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Honour for defiant women called 'anti-Zulu'

By unknown | Jul 26, 2007 | COMMENTS [ 0 ]

Canaan Mdletshe

Canaan Mdletshe

The KwaZulu-Natal government has opened a can of worms by honouring the Ingcugce maidens who defied King Cetshwayo's orders to marry into the decommissioned Indlondlo regiment in 1876.

Traditionalists and cultural experts in the province have criticised the move, saying it is politically motivated.

On Tuesday the provincial government launched a three-month long programme to celebrate and pay tribute to the women for fighting for gender equality and the right of all women to marry the man of their choice.

The programme is the brainchild of Premier S'bu Ndebele

Ndebele has been accused of honouring people who stood against the Zulu culture.

"Early this year he honoured Maqhamisela Khanyile (the first Christian to be persecuted in KwaZulu)," said Reggie Khumalo, a cultural expert.

"It was treason and we can't salute such people. But one is not surprised because everything that is anti-Zulu seems to be praised by the current government of KwaZulu-Natal," said Khumalo.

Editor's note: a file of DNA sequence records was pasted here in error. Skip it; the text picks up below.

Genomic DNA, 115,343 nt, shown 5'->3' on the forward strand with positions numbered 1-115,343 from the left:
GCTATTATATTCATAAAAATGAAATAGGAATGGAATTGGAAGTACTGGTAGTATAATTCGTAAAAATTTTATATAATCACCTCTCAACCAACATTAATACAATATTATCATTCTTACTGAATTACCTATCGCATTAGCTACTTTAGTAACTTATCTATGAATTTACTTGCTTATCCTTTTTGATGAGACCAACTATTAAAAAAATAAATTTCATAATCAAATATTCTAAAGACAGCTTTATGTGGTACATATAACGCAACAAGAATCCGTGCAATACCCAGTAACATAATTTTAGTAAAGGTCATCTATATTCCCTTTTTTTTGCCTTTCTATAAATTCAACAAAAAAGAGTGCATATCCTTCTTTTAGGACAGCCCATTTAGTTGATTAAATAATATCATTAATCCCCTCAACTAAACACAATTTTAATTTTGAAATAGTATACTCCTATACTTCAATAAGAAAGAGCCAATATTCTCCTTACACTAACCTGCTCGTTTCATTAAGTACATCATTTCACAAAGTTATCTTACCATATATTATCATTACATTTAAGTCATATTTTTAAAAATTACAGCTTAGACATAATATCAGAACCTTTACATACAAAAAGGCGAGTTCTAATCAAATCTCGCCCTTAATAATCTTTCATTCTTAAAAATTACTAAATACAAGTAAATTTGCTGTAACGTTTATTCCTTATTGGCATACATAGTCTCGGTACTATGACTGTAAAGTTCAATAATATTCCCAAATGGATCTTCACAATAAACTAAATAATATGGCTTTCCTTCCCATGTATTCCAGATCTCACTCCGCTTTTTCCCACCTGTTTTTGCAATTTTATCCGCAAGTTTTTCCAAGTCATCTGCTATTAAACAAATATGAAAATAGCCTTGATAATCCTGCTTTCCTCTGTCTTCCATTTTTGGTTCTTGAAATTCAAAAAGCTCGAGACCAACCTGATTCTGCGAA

Khumalo is a member of the Isivivane SamaSiko, a body that promotes and teaches traditional African cultural values.

Hulumende Maphalala, a professor of language, tradition and culture at the University of Zululand, shared Khumalo's sentiments.

"It was not a struggle and I don't think the provincial government is right to celebrate what the women did," he said.

"Those women defied the king, the nation and a long-standing tradition, which was an offence and an embarrassment," he said.

He said challenging leaders, especially a monarch, was only encouraged by foreigners.

"White missionaries invaded KwaZulu and turned people against the king and tradition," said Maphalala.

"If we are a proud nation that wants to return to basics, we need not honour those women."

No one from the royal household was available for comment.

However, Mpiyezintombi Mzimela, deputy chairman of the provincial House of Traditional Leaders, said, though he did not know on what grounds the women were being honoured, he felt their act was still part of history and had to be preserved for future generations.

Nana Ngobese, who heads the programme to honour the women, said the commemoration was meant to encourage women to stand up for their rights.

"They are heroines who stood up for their rights and, if they could do that in that day and age, why can't women today do the same?" she said. The campaign runs from July until November 2007 and will cover different districts of the province.

The premier's office yesterday refused to comment saying Ndebele was attending a meeting.


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